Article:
I’m not suggesting you follow your feelings — as I’ve said before, feelings are fickle. Conscience is not the same as feelings; often it is at odds with them. You might want to do something fiercely, yet know in your heart that it would be wrong to do it. Conversely, you may not want to do something but go ahead and do it anyway, knowing it is the right thing to do. For those of us who have read and been taught from God’s revealed Word, the conscience reminds us of moral instruction we’ve received. But even those who’ve never read the Bible are without excuse before God for their disobedience of God’s moral laws. Conscience is what Paul says in Romans 2:14-15 bears witness to the truth of God’s moral demands:
Indeed, when Gentiles, who do not have the law, do by nature things required by the law, they are a law for themselves, even though they do not have the law, since they show that the requirements of the law are written on their hearts, their consciences also bearing witness, and their thoughts now accusing, now even defending them.
Marriage is a good gift from God for all mankind, believers as well as unbelievers, but it is no trifle. Marriage is hard work and a huge responsibility with implications stretching into eternity. God calls husbands and wives to no less than working together, side-by-side, to “take dominion, subdue the earth, and to be fruitful and multiply,” and that within a headship/helpmeet relationship characterized by selfless love. If you are in Christ, it is imperative that before you marry, you are certain that you’re ready to embrace all that Scripture commands of husbands and wives. That doesn’t mean you’re ready or able to obey all of them perfectly, but that you are willing and eager to work at it.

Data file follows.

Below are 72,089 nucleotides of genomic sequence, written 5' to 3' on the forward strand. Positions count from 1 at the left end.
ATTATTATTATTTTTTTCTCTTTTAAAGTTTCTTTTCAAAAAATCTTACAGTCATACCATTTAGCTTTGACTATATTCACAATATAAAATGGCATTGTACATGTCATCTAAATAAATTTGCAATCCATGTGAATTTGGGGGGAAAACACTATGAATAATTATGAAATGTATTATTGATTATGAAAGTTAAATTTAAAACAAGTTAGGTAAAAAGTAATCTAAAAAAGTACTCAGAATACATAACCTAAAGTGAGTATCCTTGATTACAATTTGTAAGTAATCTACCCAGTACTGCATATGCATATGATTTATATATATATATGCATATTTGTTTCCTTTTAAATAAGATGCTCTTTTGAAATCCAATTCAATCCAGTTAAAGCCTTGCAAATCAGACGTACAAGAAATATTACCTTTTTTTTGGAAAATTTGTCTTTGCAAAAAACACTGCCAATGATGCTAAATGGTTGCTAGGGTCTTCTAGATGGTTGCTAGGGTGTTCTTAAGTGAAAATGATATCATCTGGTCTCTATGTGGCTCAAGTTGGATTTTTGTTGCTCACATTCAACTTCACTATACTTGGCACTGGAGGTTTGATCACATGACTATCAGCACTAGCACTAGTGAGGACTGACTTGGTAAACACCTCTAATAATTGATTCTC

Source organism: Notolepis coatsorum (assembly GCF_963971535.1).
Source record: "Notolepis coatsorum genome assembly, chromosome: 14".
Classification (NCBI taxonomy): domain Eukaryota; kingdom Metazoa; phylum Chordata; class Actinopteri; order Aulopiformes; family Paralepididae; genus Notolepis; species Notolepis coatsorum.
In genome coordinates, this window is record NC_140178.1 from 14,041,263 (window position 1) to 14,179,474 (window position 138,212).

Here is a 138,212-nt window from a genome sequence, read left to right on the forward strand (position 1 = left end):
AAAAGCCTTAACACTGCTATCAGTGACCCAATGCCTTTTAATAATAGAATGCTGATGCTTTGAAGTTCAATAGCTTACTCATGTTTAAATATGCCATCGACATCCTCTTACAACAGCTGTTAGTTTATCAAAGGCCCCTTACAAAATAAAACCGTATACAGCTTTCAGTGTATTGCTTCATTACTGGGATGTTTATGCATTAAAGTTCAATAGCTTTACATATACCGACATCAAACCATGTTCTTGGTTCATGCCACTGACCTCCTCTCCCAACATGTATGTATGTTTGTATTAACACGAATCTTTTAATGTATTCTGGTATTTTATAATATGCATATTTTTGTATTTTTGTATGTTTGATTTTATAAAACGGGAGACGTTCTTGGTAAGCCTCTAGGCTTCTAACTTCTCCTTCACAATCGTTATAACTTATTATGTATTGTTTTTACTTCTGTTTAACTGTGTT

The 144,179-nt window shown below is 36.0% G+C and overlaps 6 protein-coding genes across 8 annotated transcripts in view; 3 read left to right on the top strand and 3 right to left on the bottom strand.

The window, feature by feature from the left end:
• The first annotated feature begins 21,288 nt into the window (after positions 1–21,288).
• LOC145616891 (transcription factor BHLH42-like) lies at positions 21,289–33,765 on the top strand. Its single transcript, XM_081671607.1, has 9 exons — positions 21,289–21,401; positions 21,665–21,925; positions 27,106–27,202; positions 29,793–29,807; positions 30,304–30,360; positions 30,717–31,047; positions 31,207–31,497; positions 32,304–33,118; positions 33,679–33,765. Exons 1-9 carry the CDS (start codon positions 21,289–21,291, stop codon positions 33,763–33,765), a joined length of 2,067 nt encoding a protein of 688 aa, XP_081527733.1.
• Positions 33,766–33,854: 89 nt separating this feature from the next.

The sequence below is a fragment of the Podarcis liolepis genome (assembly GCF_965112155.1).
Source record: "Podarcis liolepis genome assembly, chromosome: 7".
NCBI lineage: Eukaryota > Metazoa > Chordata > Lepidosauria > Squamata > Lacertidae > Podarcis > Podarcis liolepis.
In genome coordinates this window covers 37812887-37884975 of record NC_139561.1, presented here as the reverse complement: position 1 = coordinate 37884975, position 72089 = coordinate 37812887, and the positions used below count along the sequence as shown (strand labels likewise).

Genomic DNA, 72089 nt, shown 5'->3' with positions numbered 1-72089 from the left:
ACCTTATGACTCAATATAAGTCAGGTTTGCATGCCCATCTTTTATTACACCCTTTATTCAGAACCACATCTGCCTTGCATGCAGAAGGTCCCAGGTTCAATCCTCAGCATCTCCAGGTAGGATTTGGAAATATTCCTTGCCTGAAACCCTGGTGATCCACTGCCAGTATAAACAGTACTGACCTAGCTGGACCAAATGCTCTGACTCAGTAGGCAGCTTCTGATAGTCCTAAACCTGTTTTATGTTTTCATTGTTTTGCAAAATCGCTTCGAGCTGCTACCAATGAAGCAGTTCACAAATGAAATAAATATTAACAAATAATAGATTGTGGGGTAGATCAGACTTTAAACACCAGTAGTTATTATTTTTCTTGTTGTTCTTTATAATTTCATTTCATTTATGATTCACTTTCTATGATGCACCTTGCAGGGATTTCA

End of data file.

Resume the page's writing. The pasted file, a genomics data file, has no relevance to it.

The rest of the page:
If you feel dread, anxiety, apprehension — and certainly any sort of revulsion — you must listen to the voice of conscience and end the relationship. No amount of support for this relationship from family, friends or church members will be enough to sustain you in lifelong commitment to your vows. No matter how much they affirm your relationship — if you do not affirm it wholeheartedly, you are heading for disaster, or at a minimum, a very hard road. They are not the ones considering marriage. That falls to you alone, as must your decision. But you are not alone. Jesus promised He would be with you always: “I will never leave you nor forsake you” (Hebrews 13:5). James encourages you to “ask God for wisdom,” and I do the same.
If any of you lacks wisdom, let him ask God, who gives generously to all without reproach, and it will be given him. But let him ask in faith, with no doubting, for the one who doubts is like a wave of the sea that is driven and tossed by the wind. For that person must not suppose that he will receive anything from the Lord; he is a double-minded man, unstable in all his ways (James 1:5-8).
May the Lord, by His great power at work within you, give you the faith to pray for wisdom and believe He is able to give it.
In the Love and Grace of Christ Jesus,
Copyright 2012 Candice Watters. All rights reserved.